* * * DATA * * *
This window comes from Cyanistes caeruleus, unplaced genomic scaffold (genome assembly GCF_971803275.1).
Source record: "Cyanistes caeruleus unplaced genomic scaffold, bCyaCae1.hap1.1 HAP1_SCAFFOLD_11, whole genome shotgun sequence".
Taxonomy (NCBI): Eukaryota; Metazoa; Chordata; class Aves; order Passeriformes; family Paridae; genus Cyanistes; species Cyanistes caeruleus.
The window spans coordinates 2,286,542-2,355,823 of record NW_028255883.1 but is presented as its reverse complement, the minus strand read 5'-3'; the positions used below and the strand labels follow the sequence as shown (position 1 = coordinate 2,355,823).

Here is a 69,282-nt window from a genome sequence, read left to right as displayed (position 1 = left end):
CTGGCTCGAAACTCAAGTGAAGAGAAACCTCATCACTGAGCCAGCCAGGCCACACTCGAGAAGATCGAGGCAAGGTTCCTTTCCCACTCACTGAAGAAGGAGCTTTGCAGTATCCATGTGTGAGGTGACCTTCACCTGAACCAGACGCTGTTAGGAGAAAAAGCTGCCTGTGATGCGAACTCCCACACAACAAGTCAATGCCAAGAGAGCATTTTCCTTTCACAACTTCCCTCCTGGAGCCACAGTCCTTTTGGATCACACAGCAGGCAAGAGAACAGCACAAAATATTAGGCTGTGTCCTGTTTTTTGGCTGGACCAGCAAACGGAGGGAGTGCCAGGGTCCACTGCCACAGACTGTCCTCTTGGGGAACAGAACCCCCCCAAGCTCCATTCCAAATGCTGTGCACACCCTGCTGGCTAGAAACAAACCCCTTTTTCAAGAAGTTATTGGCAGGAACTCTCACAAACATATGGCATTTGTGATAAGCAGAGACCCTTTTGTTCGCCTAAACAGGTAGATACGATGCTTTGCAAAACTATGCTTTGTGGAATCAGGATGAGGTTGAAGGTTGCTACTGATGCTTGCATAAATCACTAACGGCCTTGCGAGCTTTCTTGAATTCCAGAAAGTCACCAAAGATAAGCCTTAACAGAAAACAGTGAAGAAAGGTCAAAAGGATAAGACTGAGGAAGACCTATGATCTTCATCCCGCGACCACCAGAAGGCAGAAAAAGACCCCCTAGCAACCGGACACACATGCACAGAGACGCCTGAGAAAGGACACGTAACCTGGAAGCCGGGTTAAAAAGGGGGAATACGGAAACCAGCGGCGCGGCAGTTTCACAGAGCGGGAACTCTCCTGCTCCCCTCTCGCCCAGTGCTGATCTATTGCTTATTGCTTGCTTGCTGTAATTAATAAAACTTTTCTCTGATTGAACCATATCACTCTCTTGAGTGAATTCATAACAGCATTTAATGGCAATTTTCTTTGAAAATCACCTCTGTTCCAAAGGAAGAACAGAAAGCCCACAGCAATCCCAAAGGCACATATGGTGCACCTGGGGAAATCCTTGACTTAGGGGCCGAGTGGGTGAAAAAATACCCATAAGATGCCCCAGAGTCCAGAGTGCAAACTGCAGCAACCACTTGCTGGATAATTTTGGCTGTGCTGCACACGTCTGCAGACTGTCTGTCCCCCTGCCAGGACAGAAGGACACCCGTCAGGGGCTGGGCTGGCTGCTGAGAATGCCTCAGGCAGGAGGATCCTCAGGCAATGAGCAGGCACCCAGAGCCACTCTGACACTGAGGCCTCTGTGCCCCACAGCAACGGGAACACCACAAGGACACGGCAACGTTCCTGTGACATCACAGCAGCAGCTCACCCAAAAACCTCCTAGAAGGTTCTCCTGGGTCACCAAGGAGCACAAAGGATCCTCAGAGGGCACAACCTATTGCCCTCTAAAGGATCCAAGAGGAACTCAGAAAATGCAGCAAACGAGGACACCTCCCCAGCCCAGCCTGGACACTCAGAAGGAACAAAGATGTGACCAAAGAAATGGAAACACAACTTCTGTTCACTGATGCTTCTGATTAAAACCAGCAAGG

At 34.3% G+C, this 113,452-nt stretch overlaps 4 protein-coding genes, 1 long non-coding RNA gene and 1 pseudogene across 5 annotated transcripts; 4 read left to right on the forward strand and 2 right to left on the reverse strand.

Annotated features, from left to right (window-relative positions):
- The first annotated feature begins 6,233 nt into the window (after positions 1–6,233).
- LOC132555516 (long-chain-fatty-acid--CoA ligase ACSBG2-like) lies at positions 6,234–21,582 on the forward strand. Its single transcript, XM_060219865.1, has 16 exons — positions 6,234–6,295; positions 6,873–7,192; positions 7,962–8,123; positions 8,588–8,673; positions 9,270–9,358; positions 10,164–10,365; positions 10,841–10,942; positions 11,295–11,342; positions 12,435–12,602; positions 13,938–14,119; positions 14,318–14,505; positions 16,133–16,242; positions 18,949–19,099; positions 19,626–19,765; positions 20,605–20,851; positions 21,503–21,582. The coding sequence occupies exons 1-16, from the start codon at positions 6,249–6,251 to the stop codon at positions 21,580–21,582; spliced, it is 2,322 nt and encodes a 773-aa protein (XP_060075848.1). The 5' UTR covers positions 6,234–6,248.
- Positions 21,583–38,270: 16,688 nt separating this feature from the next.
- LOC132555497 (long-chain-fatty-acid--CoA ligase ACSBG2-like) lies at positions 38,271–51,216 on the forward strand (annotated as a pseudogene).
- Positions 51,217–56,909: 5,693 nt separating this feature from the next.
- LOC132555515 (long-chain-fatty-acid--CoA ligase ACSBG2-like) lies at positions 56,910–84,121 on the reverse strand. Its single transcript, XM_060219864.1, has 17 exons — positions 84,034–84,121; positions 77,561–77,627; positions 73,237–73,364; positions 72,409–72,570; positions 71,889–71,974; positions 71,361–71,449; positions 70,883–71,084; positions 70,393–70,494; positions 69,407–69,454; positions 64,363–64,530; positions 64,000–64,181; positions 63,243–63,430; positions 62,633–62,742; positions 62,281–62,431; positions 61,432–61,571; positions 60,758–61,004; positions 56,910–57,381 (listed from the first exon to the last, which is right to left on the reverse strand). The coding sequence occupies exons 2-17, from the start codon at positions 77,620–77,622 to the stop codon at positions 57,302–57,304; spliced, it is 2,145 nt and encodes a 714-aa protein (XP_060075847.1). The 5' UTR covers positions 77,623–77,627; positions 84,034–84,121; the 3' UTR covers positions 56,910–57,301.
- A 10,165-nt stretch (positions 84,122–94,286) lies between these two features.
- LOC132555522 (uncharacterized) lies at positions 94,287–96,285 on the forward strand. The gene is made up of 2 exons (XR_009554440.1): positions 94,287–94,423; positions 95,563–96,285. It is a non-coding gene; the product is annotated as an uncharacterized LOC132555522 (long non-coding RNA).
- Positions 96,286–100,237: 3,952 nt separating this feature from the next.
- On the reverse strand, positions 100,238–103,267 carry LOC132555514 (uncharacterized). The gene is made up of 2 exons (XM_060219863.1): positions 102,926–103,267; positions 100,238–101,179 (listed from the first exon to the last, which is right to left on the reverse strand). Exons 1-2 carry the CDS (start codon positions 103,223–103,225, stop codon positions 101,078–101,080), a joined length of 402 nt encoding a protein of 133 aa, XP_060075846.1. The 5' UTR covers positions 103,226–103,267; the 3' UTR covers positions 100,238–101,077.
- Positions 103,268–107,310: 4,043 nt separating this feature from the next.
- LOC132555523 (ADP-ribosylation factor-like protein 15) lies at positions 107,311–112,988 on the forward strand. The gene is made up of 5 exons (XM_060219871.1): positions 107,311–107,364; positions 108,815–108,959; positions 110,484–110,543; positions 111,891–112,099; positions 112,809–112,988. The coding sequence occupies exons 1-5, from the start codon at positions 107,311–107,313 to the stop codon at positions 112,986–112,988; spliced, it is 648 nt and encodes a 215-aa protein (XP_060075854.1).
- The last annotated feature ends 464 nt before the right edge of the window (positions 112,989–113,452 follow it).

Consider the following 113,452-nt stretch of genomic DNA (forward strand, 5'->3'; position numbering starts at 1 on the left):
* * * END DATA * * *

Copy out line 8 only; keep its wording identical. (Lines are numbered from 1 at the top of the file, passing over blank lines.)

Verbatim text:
Annotated features, from left to right (window-relative positions):